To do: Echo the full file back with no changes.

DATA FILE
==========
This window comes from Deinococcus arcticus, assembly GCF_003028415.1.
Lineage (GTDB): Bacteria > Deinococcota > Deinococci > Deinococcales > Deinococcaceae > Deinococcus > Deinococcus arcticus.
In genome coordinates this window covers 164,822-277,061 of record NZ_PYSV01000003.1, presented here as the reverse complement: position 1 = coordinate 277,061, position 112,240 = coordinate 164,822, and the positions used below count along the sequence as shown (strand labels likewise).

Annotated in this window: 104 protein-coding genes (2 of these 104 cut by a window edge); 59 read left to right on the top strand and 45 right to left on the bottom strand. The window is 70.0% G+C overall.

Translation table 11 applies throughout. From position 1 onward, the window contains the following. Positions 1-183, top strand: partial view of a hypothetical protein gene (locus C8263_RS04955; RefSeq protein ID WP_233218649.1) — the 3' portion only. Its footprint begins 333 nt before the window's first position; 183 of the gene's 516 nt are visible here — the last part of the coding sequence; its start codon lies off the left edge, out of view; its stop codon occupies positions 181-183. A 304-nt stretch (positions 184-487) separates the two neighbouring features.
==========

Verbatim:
This window comes from Deinococcus arcticus, assembly GCF_003028415.1.
Lineage (GTDB): Bacteria > Deinococcota > Deinococci > Deinococcales > Deinococcaceae > Deinococcus > Deinococcus arcticus.
In genome coordinates this window covers 164,822-277,061 of record NZ_PYSV01000003.1, presented here as the reverse complement: position 1 = coordinate 277,061, position 112,240 = coordinate 164,822, and the positions used below count along the sequence as shown (strand labels likewise).

Annotated in this window: 104 protein-coding genes (2 of these 104 cut by a window edge); 59 read left to right on the top strand and 45 right to left on the bottom strand. The window is 70.0% G+C overall.

Translation table 11 applies throughout. From position 1 onward, the window contains the following. Positions 1-183, top strand: partial view of a hypothetical protein gene (locus C8263_RS04955; RefSeq protein ID WP_233218649.1) — the 3' portion only. Its footprint begins 333 nt before the window's first position; 183 of the gene's 516 nt are visible here — the last part of the coding sequence; its start codon lies off the left edge, out of view; its stop codon occupies positions 181-183. A 304-nt stretch (positions 184-487) separates the two neighbouring features.